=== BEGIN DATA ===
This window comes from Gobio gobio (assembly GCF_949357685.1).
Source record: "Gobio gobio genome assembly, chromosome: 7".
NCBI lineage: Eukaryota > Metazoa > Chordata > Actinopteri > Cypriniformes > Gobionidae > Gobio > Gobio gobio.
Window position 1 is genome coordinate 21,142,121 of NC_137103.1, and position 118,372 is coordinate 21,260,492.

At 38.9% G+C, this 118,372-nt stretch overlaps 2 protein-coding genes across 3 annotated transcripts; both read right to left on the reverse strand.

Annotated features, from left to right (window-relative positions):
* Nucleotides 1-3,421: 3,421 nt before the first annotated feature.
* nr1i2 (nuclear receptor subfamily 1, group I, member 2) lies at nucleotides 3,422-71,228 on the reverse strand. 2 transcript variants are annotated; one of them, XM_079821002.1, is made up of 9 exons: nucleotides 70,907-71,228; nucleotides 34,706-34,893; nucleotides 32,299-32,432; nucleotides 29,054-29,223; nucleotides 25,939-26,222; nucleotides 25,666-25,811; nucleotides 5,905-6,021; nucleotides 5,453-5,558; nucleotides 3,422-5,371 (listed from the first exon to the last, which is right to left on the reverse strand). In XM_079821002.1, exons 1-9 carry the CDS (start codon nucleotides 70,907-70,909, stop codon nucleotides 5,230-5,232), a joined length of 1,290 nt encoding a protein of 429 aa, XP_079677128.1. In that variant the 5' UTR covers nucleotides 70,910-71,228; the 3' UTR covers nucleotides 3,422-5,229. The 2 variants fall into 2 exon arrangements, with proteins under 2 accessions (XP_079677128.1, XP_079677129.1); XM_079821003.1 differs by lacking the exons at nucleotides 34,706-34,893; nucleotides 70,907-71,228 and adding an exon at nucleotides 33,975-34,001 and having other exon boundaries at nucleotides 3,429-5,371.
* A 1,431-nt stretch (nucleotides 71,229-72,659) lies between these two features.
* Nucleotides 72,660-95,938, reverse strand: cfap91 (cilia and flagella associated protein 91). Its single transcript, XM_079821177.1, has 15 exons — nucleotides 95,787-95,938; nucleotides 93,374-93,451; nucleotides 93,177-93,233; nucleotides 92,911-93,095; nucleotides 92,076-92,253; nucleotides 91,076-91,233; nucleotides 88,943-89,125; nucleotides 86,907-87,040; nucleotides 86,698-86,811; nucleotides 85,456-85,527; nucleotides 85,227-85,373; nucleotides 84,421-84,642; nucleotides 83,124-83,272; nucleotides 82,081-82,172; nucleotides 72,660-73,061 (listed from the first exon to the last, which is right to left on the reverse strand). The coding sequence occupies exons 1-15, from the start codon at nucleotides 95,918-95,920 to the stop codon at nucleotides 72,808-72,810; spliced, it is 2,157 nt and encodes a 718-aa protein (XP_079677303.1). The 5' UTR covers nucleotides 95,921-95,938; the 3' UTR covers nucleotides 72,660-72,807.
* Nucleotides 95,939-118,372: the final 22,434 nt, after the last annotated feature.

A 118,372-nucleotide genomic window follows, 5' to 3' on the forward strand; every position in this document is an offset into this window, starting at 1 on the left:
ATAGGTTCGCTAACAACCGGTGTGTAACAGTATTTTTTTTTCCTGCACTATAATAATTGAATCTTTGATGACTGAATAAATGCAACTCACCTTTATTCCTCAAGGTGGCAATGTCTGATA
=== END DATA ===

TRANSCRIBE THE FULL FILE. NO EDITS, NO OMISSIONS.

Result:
This window comes from Gobio gobio (assembly GCF_949357685.1).
Source record: "Gobio gobio genome assembly, chromosome: 7".
NCBI lineage: Eukaryota > Metazoa > Chordata > Actinopteri > Cypriniformes > Gobionidae > Gobio > Gobio gobio.
Window position 1 is genome coordinate 21,142,121 of NC_137103.1, and position 118,372 is coordinate 21,260,492.

At 38.9% G+C, this 118,372-nt stretch overlaps 2 protein-coding genes across 3 annotated transcripts; both read right to left on the reverse strand.

Annotated features, from left to right (window-relative positions):
* Nucleotides 1-3,421: 3,421 nt before the first annotated feature.
* nr1i2 (nuclear receptor subfamily 1, group I, member 2) lies at nucleotides 3,422-71,228 on the reverse strand. 2 transcript variants are annotated; one of them, XM_079821002.1, is made up of 9 exons: nucleotides 70,907-71,228; nucleotides 34,706-34,893; nucleotides 32,299-32,432; nucleotides 29,054-29,223; nucleotides 25,939-26,222; nucleotides 25,666-25,811; nucleotides 5,905-6,021; nucleotides 5,453-5,558; nucleotides 3,422-5,371 (listed from the first exon to the last, which is right to left on the reverse strand). In XM_079821002.1, exons 1-9 carry the CDS (start codon nucleotides 70,907-70,909, stop codon nucleotides 5,230-5,232), a joined length of 1,290 nt encoding a protein of 429 aa, XP_079677128.1. In that variant the 5' UTR covers nucleotides 70,910-71,228; the 3' UTR covers nucleotides 3,422-5,229. The 2 variants fall into 2 exon arrangements, with proteins under 2 accessions (XP_079677128.1, XP_079677129.1); XM_079821003.1 differs by lacking the exons at nucleotides 34,706-34,893; nucleotides 70,907-71,228 and adding an exon at nucleotides 33,975-34,001 and having other exon boundaries at nucleotides 3,429-5,371.
* A 1,431-nt stretch (nucleotides 71,229-72,659) lies between these two features.
* Nucleotides 72,660-95,938, reverse strand: cfap91 (cilia and flagella associated protein 91). Its single transcript, XM_079821177.1, has 15 exons — nucleotides 95,787-95,938; nucleotides 93,374-93,451; nucleotides 93,177-93,233; nucleotides 92,911-93,095; nucleotides 92,076-92,253; nucleotides 91,076-91,233; nucleotides 88,943-89,125; nucleotides 86,907-87,040; nucleotides 86,698-86,811; nucleotides 85,456-85,527; nucleotides 85,227-85,373; nucleotides 84,421-84,642; nucleotides 83,124-83,272; nucleotides 82,081-82,172; nucleotides 72,660-73,061 (listed from the first exon to the last, which is right to left on the reverse strand). The coding sequence occupies exons 1-15, from the start codon at nucleotides 95,918-95,920 to the stop codon at nucleotides 72,808-72,810; spliced, it is 2,157 nt and encodes a 718-aa protein (XP_079677303.1). The 5' UTR covers nucleotides 95,921-95,938; the 3' UTR covers nucleotides 72,660-72,807.
* Nucleotides 95,939-118,372: the final 22,434 nt, after the last annotated feature.

A 118,372-nucleotide genomic window follows, 5' to 3' on the forward strand; every position in this document is an offset into this window, starting at 1 on the left:
ATAGGTTCGCTAACAACCGGTGTGTAACAGTATTTTTTTTTCCTGCACTATAATAATTGAATCTTTGATGACTGAATAAATGCAACTCACCTTTATTCCTCAAGGTGGCAATGTCTGATA